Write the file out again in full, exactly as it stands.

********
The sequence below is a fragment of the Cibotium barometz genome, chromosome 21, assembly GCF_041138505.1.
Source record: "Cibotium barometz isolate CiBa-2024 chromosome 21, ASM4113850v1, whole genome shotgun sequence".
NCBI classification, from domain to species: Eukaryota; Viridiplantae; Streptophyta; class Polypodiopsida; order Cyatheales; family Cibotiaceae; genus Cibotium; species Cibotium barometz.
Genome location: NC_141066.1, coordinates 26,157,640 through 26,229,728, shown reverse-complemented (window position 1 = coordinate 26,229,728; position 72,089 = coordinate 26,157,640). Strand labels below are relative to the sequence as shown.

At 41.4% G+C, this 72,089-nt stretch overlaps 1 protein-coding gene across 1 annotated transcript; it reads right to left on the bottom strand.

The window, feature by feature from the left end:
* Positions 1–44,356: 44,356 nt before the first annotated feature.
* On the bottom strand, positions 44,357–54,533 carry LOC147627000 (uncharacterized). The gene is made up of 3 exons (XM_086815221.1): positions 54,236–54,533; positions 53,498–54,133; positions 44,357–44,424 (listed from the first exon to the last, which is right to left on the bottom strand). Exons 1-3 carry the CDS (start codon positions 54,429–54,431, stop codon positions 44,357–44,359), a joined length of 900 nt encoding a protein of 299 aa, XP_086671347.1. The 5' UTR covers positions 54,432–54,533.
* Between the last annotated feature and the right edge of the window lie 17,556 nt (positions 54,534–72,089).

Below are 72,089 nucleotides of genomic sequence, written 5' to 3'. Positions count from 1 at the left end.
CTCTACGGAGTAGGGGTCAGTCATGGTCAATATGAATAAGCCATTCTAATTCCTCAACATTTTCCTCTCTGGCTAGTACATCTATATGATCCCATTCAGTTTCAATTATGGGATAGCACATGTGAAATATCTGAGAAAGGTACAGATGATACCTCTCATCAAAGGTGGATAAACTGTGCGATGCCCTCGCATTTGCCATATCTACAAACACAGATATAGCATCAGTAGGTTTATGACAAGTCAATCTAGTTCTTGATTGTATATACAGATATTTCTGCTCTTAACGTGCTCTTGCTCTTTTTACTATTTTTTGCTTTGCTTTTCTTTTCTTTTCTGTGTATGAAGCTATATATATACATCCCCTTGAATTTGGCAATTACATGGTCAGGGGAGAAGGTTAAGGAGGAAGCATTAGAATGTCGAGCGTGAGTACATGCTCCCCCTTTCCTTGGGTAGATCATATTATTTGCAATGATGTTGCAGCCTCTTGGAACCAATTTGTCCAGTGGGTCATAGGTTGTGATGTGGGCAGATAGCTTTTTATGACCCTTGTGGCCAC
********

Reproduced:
The sequence below is a fragment of the Cibotium barometz genome, chromosome 21, assembly GCF_041138505.1.
Source record: "Cibotium barometz isolate CiBa-2024 chromosome 21, ASM4113850v1, whole genome shotgun sequence".
NCBI classification, from domain to species: Eukaryota; Viridiplantae; Streptophyta; class Polypodiopsida; order Cyatheales; family Cibotiaceae; genus Cibotium; species Cibotium barometz.
Genome location: NC_141066.1, coordinates 26,157,640 through 26,229,728, shown reverse-complemented (window position 1 = coordinate 26,229,728; position 72,089 = coordinate 26,157,640). Strand labels below are relative to the sequence as shown.

At 41.4% G+C, this 72,089-nt stretch overlaps 1 protein-coding gene across 1 annotated transcript; it reads right to left on the bottom strand.

The window, feature by feature from the left end:
* Positions 1–44,356: 44,356 nt before the first annotated feature.
* On the bottom strand, positions 44,357–54,533 carry LOC147627000 (uncharacterized). The gene is made up of 3 exons (XM_086815221.1): positions 54,236–54,533; positions 53,498–54,133; positions 44,357–44,424 (listed from the first exon to the last, which is right to left on the bottom strand). Exons 1-3 carry the CDS (start codon positions 54,429–54,431, stop codon positions 44,357–44,359), a joined length of 900 nt encoding a protein of 299 aa, XP_086671347.1. The 5' UTR covers positions 54,432–54,533.
* Between the last annotated feature and the right edge of the window lie 17,556 nt (positions 54,534–72,089).

Below are 72,089 nucleotides of genomic sequence, written 5' to 3'. Positions count from 1 at the left end.
CTCTACGGAGTAGGGGTCAGTCATGGTCAATATGAATAAGCCATTCTAATTCCTCAACATTTTCCTCTCTGGCTAGTACATCTATATGATCCCATTCAGTTTCAATTATGGGATAGCACATGTGAAATATCTGAGAAAGGTACAGATGATACCTCTCATCAAAGGTGGATAAACTGTGCGATGCCCTCGCATTTGCCATATCTACAAACACAGATATAGCATCAGTAGGTTTATGACAAGTCAATCTAGTTCTTGATTGTATATACAGATATTTCTGCTCTTAACGTGCTCTTGCTCTTTTTACTATTTTTTGCTTTGCTTTTCTTTTCTTTTCTGTGTATGAAGCTATATATATACATCCCCTTGAATTTGGCAATTACATGGTCAGGGGAGAAGGTTAAGGAGGAAGCATTAGAATGTCGAGCGTGAGTACATGCTCCCCCTTTCCTTGGGTAGATCATATTATTTGCAATGATGTTGCAGCCTCTTGGAACCAATTTGTCCAGTGGGTCATAGGTTGTGATGTGGGCAGATAGCTTTTTATGACCCTTGTGGCCAC